And I was one of the lucky ones. If my rapist been famous, I doubt I would’ve gotten even as far as a police station with him. I would have faced far more victim-blaming, would have been turned on and threatened and dismissed, because everybody wants to side with the bigwig against the nobody. All I would have been able to do is tell my story publicly, and endured the shitstorm, and hoped that all the abuse I was taking meant that at least one potential victim would be forewarned and manage to prevent him from violating them.
So before you take your teeth from your tongue and speak, ask yourself: what do all of these women (and at least one man) gain by lying? Why do these people who admired Michael Shermer, who bought his books and enjoyed his talks, feel compelled to tell the community that this man did awful things to them? Why do you think they’re willing to face down the doubt and abuse and threats and legal repercussions and emotional anguish of accusing a Big Name of doing terrible things? What have they to gain by pulling one of their heroes down? Why would someone feel compelled to do that?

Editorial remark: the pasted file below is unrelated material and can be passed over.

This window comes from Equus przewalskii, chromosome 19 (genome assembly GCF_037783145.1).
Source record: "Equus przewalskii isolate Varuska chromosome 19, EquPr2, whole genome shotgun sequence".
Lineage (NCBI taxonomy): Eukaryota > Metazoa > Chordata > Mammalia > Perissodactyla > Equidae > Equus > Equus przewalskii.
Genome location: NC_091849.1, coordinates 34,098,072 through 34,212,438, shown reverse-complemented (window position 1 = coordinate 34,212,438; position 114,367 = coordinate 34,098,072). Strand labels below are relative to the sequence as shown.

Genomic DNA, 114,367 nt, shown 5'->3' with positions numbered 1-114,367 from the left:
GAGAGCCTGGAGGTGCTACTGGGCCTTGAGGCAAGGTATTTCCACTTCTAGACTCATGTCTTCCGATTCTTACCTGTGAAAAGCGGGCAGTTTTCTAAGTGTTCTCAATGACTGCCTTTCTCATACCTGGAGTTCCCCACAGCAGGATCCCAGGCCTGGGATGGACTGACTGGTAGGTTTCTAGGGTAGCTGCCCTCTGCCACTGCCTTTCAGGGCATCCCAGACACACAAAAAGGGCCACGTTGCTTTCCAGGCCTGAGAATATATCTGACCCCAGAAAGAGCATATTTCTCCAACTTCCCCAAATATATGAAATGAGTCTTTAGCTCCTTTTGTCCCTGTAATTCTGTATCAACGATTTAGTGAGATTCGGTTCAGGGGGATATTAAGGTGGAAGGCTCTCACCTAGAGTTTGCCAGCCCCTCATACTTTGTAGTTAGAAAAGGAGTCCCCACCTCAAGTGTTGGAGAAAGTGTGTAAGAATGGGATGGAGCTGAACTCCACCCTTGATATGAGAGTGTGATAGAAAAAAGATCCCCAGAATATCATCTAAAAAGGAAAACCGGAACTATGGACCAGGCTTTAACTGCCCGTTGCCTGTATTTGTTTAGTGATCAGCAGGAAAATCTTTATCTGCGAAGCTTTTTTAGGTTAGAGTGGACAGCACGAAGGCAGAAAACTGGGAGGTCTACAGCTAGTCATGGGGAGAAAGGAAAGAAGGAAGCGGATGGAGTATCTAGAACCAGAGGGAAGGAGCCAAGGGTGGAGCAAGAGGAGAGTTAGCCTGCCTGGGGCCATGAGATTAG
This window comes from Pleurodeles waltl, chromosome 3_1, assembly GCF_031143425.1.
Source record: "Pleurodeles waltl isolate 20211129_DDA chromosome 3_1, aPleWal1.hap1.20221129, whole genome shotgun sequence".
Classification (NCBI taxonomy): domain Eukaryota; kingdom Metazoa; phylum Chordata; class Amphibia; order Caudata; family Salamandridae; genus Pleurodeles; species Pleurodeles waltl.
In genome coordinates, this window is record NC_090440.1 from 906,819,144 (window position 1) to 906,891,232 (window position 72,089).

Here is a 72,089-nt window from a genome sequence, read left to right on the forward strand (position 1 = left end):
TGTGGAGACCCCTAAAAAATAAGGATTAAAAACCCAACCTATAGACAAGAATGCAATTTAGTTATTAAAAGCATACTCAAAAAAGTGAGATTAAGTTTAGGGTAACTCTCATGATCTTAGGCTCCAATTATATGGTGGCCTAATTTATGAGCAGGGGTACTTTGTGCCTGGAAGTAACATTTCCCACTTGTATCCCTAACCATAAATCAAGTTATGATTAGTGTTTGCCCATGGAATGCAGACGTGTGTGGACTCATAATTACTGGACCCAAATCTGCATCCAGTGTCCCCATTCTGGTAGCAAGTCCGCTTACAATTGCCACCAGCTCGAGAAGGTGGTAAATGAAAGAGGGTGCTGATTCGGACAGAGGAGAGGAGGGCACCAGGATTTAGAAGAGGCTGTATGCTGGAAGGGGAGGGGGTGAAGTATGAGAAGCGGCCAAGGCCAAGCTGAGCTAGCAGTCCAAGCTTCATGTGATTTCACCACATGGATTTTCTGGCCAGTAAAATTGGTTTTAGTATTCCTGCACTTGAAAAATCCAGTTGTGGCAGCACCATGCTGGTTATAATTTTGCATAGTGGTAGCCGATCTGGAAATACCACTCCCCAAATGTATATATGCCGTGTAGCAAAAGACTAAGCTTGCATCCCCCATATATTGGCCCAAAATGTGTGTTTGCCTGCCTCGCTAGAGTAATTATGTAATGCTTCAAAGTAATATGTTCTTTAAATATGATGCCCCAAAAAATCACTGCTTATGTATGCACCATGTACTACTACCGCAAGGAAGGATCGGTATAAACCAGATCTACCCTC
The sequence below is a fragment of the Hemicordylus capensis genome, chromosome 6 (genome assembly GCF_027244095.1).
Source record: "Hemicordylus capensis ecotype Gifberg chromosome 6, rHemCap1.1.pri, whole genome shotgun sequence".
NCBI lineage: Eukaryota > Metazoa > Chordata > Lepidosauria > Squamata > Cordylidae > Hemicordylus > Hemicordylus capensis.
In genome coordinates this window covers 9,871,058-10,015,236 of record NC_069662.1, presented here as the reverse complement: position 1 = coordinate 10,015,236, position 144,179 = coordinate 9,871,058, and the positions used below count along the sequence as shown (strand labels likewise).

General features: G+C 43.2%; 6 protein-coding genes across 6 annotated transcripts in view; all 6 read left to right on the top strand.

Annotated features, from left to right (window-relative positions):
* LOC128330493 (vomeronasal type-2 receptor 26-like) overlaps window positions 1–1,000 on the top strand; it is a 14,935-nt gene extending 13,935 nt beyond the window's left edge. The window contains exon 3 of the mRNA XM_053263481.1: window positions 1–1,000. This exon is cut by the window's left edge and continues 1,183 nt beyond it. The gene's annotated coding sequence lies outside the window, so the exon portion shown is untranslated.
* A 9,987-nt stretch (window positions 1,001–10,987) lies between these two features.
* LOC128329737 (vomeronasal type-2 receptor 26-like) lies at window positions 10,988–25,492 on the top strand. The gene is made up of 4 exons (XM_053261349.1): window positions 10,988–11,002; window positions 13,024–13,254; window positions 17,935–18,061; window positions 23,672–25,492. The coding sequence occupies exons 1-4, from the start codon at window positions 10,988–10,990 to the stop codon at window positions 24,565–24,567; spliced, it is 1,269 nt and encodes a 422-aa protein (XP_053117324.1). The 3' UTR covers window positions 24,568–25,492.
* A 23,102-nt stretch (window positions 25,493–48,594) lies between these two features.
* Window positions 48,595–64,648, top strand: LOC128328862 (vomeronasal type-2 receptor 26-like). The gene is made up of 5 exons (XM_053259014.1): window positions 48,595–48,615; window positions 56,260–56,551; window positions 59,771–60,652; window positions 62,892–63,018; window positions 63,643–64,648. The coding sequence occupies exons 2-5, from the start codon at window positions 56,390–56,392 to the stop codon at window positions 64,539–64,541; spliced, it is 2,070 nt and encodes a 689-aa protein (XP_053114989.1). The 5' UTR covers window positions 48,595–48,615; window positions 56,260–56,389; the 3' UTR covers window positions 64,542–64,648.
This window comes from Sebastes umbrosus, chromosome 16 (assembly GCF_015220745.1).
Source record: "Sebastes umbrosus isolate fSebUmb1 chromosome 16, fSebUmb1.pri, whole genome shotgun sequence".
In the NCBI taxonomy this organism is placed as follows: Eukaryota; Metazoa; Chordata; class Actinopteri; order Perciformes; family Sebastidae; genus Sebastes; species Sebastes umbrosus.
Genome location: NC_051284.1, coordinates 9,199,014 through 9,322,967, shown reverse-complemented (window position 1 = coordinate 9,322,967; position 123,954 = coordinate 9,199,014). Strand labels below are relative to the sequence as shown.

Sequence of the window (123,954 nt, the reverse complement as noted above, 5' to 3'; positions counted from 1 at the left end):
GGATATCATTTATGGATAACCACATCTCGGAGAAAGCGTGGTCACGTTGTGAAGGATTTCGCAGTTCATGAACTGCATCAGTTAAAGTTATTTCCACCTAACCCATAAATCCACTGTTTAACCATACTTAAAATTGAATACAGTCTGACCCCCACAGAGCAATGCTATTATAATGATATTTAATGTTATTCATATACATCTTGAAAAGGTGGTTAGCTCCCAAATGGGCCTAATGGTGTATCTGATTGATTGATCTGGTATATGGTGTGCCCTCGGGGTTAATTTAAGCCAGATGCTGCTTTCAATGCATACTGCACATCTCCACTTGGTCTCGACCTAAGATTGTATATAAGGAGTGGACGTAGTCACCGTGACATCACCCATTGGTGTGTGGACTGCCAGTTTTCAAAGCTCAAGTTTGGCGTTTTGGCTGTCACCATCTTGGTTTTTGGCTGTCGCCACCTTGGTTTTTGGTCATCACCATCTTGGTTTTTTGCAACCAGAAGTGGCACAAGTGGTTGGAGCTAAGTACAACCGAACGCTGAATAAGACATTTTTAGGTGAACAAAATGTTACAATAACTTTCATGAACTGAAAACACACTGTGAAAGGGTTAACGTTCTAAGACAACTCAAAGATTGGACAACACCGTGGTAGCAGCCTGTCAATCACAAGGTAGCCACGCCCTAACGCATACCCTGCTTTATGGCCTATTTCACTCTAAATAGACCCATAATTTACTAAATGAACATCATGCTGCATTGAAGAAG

Then ask yourself why there are so damned many of them, for so long, if all these stories are false.
Consider that the statistics on false rape reports are between 2-8%, meaning there’s a greater than 90% chance at least most of these accusers are telling the truth.
Ask yourself why James Randi told Shermer “that if I get many more complaints from people I have reason to believe, that I am going to have to limit his attendance at the conference,” if Shermer was doing nothing wrong and all of these victims are lying or mistaken.
Think these things through carefully before you speak.
You’re skeptics. Act accordingly.
Full disclosure: I am a freelance blogger for the Scientific American Blog Network, which means I have a rather attenuated connection to Michael Shermer, who writes a column for the print magazine. Be assured I am discussing Oppenheimer’s article with my editor on Monday, and will have a statement out after that discussion is finished.